31 July 2023 at 05:00
Various signals for the economy have recently turned red. The number of bankruptcies is rising, companies hardly dare to borrow and they make less and less. Do we have to worry?
The Dutch economy contracted in the first quarter of this year. When something like this happens two quarters in a row, we call it a recession. Whether this is really the case, we will not know until mid-August, when Statistics Netherlands publishes figures.
Some omens do not bode well. For example, the number of bankruptcies is greater than it has been in three years. The industry has also been making less than last year for some time now.
In addition, it became clear that companies are borrowing less than they have done in the past twenty years. Companies often use loans to grow.
Economy is overheating
“We do indeed see that the economy is cooling down somewhat,” says Rabobank economist Ester Barendregt. “The Dutch economy has been running very well since we came out of the lockdown. You could even speak of overheating. Look at the shortages on the labor market.”
“It now seems that the momentum is starting to turn,” Barendregt continues. “The economy contracted slightly in the first quarter.” Still, the economist doubts whether a recession is really imminent. Rather, she calls it a “rebalancing.”
“During the pandemic we had to sit inside and we bought a lot on the internet. But now the lockdowns are over and you see that we want to experience things again. We now spend relatively more money on that.”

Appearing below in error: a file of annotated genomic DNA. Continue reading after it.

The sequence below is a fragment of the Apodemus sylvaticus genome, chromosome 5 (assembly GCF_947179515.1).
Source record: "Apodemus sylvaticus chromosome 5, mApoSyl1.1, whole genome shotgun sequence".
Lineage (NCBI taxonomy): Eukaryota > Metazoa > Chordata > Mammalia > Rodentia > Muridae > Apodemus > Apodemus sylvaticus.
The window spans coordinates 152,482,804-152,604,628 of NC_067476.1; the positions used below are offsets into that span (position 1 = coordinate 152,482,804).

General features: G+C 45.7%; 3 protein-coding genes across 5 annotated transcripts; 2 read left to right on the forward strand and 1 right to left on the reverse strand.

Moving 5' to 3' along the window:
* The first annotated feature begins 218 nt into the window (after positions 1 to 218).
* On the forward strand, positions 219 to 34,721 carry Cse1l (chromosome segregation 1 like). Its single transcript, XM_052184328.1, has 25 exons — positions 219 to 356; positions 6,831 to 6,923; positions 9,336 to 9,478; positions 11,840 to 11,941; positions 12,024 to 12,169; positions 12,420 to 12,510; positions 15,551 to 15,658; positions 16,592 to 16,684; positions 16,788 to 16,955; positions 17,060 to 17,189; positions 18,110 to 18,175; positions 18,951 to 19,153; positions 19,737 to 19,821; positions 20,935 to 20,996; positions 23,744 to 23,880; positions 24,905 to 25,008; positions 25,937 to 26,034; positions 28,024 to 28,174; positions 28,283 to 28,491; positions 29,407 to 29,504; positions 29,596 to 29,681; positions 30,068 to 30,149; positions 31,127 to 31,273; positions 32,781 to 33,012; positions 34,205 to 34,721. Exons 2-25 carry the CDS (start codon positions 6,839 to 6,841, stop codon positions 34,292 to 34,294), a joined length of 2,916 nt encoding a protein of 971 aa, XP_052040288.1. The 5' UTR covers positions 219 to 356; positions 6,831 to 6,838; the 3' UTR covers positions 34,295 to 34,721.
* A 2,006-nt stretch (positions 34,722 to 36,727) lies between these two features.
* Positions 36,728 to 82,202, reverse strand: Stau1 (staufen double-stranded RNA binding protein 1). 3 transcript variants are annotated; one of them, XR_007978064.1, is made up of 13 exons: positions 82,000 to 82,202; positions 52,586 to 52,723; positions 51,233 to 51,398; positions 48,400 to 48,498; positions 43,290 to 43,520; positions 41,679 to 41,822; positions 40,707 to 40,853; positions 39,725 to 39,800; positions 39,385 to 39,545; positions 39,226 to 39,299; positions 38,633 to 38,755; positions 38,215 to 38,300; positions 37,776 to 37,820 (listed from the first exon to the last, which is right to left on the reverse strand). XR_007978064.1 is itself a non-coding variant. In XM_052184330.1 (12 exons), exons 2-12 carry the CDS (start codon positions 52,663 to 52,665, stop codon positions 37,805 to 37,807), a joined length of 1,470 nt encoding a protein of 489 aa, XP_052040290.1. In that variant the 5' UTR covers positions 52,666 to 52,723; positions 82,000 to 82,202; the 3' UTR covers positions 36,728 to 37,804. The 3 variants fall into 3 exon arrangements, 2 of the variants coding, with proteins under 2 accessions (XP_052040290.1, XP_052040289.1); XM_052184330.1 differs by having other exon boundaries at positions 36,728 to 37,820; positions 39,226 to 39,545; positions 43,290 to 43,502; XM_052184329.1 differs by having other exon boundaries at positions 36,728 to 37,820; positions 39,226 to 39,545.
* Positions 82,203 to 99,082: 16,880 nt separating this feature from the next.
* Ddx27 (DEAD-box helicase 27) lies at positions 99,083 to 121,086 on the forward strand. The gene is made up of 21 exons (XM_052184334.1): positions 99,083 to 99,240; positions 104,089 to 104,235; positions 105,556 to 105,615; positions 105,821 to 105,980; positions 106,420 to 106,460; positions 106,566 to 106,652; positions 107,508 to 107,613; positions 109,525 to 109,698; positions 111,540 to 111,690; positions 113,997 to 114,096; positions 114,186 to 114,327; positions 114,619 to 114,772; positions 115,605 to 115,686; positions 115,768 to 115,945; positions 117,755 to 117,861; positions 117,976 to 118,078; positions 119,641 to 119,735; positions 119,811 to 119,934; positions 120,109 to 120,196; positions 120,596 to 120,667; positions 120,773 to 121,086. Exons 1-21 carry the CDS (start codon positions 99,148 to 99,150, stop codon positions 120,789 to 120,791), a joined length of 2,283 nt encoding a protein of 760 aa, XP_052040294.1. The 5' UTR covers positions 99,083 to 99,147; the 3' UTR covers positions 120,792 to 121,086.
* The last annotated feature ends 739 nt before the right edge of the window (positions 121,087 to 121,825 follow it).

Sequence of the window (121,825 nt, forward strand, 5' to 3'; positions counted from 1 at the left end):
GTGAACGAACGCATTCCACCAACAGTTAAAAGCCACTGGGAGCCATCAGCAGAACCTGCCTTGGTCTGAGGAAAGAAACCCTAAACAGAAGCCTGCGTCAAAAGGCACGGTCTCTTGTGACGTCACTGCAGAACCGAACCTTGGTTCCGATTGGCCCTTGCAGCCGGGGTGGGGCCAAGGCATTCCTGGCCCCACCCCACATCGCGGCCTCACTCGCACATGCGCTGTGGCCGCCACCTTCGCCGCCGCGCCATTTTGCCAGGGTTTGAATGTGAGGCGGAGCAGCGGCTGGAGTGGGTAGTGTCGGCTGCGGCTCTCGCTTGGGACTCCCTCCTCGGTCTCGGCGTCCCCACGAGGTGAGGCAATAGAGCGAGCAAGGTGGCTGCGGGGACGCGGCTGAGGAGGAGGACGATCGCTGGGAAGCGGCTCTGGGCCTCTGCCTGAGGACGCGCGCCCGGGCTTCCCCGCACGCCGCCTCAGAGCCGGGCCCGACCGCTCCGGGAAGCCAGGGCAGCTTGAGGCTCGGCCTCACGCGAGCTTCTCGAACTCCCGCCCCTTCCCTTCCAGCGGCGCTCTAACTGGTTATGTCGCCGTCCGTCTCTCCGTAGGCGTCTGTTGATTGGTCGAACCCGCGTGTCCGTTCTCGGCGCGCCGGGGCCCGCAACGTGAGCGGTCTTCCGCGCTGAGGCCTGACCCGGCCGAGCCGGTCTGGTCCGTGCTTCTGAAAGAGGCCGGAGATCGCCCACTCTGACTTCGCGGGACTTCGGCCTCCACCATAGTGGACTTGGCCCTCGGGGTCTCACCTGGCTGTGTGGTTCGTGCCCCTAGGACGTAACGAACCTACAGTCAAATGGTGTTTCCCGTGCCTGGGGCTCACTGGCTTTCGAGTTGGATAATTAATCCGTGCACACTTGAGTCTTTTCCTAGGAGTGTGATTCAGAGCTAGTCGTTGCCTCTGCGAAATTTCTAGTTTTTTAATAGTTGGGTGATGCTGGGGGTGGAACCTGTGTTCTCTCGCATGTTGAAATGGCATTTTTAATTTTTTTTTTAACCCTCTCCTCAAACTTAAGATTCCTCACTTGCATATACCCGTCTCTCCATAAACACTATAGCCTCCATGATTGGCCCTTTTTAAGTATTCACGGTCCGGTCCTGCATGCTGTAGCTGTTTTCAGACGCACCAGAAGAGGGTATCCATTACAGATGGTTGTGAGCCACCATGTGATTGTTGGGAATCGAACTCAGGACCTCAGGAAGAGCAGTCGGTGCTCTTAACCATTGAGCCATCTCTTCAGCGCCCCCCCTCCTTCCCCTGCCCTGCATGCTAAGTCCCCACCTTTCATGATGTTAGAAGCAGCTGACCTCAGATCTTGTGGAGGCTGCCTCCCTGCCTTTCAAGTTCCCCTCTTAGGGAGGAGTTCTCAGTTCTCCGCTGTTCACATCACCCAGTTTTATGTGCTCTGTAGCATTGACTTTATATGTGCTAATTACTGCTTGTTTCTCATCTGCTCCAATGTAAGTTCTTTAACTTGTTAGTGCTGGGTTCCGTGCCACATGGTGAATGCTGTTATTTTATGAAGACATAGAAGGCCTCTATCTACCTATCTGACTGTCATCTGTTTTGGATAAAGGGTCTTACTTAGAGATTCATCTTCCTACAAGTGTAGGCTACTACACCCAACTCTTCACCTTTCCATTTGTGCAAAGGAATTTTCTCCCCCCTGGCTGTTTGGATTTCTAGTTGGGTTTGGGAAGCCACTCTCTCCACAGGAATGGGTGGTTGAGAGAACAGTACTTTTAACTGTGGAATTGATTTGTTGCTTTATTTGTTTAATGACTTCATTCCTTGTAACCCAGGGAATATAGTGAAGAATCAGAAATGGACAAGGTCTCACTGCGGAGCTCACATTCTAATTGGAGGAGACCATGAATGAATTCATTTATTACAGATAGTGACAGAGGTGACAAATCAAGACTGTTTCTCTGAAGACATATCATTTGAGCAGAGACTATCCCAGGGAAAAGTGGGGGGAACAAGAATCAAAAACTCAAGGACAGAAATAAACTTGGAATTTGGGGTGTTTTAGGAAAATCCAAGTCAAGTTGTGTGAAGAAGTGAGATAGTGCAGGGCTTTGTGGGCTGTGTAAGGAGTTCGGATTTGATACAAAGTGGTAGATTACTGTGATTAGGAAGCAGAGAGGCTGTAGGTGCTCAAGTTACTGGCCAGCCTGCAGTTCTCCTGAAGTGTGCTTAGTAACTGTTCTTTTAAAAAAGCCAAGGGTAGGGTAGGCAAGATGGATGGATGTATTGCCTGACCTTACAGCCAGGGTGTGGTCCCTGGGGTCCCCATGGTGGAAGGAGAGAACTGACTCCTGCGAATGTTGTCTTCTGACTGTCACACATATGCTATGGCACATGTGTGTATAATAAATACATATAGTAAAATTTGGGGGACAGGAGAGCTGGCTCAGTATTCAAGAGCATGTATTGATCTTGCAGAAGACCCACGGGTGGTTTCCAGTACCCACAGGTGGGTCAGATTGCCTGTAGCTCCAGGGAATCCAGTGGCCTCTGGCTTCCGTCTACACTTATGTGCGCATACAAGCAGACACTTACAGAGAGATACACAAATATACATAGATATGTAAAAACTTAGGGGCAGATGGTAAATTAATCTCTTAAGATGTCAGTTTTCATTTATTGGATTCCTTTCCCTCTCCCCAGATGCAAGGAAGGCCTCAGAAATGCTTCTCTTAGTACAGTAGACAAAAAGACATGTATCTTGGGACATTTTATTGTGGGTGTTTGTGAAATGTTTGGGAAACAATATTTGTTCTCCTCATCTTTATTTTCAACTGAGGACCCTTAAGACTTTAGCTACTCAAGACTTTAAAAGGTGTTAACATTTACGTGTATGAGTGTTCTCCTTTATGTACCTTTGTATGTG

Economist Albert Jan Swart of ABN AMRO also sees this. “The travel industry, for example, is doing very well. That also applies to cinemas. At the same time, we order fewer products online, which means that factories also have to make less.”
Fewer orders for construction companies
Another factor is that the higher mortgage interest rate and the nitrogen problems mean that housing construction is declining, meaning that fewer building materials are needed. “And you see that chemical companies in the Netherlands are having a hard time due to the high energy prices,” says Swart.
Although some sectors are experiencing a contraction, ABN is not afraid of a recession either. The bank still assumes growth this year, although it will probably be somewhat lower than previously thought.
ABN calls the economy resilient, partly because many companies and households have a nest egg and the government continues to spend money. The bank therefore has no fear of a contraction.